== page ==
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dc.contributor.advisorRisman, Barbara J.en_US
dc.contributor.authorBanerjee, Pallavien_US
dc.date.accessioned2013-02-22T01:37:56Z
dc.date.available2013-02-22T01:37:56Z
dc.date.available2015-02-22T10:30:18Z
dc.date.created2012-12en_US
dc.date.issued2013-02-21
dc.date.submitted2012-12en_US
dc.identifier.urihttp://hdl.handle.net/10027/9771
dc.description.abstractIn my dissertation, I examine how visa policies of United States affect Indian transnational “high-skilled” migrants and their families in the United States. I specifically focus on two family forms: a) male-led migrant families or families of Indian high-tech workers; b) female-led migrant families or families of Indian nurses. The “high-skilled” workers migrate for employment on skilled workers visas (H1-B) and their spouses migrate on dependent visas (H-4). The dependent or the H-4 visa, restricts the spouses of skilled workers to find legal employment in the United States or possess any kind of U.S government issued identification in the United States as long as they hold dependent visas. Using extensive qualitative methods - in-depth interviews with 85 family members and 15 immigration experts, observations in the migrant Indian communities and archival data, I argue that the visa regimes governs more than just mobility of the transnational subject. Visa policies reconfigure identities and notions of the self for visa holders and impose constraints on relationships, family, belonging and migration. The visas shape family structures and familial relationship for high-tech workers by reinforcing a patriarchal family form with the man as the breadwinner and the woman as the homemaker. This benefits the private sector labor market at the cost of the well-being of migrant families. Furthermore, when women are the breadwinners, my analysis shows the power of gender as a structure as men try and reclaim power by overt expressions of masculinity and women concede to the patriarchal arrangement by performing subordinate femininities. These findings show how the apparently gender-neutral visa policies of United States take on heavily gendered meanings when translated into everyday interactions in families bound by such policies. By identifying the multi-layered gendered and racialized hidden underpinnings of visa laws, I empirically show that visa structures of the state create a web of dependence for migrant subjects.en_US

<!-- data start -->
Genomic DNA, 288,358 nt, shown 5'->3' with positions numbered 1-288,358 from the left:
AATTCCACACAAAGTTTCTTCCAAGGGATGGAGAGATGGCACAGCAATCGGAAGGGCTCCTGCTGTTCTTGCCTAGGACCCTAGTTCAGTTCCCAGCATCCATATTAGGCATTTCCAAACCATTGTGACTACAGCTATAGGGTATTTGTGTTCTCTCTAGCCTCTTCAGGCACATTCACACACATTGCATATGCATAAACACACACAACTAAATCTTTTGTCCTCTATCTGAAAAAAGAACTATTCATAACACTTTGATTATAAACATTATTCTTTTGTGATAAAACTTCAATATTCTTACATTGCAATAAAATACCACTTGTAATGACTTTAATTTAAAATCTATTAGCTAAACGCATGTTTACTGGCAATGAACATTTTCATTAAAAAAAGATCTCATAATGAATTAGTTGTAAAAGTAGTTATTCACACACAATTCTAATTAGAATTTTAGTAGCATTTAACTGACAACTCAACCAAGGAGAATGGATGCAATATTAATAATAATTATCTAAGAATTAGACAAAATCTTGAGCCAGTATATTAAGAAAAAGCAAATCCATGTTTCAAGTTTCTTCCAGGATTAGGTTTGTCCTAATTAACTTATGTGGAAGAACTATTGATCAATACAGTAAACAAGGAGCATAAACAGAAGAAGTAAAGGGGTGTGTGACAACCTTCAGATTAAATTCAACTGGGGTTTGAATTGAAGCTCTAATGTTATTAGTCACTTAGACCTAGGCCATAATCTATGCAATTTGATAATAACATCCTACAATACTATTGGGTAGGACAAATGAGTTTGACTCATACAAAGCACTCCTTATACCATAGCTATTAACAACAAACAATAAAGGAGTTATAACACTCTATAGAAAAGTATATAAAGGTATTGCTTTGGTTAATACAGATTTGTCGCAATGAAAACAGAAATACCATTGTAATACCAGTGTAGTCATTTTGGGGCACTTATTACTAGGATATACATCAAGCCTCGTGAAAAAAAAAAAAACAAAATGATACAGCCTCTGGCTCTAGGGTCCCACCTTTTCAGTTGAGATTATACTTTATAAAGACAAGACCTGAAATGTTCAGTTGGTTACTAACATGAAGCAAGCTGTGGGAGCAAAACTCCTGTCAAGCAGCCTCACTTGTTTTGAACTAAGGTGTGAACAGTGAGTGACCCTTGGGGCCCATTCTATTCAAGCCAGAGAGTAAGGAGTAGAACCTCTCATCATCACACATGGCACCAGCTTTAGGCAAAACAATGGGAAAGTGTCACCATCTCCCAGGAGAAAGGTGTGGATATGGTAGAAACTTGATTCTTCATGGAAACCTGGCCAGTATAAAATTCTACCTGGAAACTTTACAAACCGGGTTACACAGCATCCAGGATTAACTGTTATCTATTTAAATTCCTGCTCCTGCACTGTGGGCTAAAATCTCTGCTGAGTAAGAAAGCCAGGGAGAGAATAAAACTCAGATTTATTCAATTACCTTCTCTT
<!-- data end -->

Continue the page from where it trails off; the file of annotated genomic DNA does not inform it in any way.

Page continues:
dc.language.isoenen_US
dc.rightsCopyright 2012 Pallavi Banerjeeen
dc.subjectImmigrationen_US
dc.subjectVisa regimesen_US
dc.subjectGenderen_US
dc.subjectRacializationen_US
dc.subjectIndian Families.en_US
dc.titleConstructing Dependence: Visa Regimes and Gendered Migration in Families of Indian Professional Workersen_US
thesis.degree.departmentSociologyen_US
thesis.degree.disciplineSociologyen_US
thesis.degree.grantorUniversity of Illinois at Chicagoen_US
thesis.degree.levelDoctoralen_US
thesis.degree.namePhD, Doctor of Philosophyen_US
dc.type.genrethesisen_US
dc.contributor.committeeMemberBielby, William T.en_US
dc.contributor.committeeMemberGonzales, Nilda F.en_US
dc.contributor.committeeMemberGuevarra, Anna R.en_US
dc.contributor.committeeMemberWarner, R. Stephenen_US
dc.contributor.committeeMemberTalpade Mohanty, Chandraen_US
dc.type.materialtexten_US


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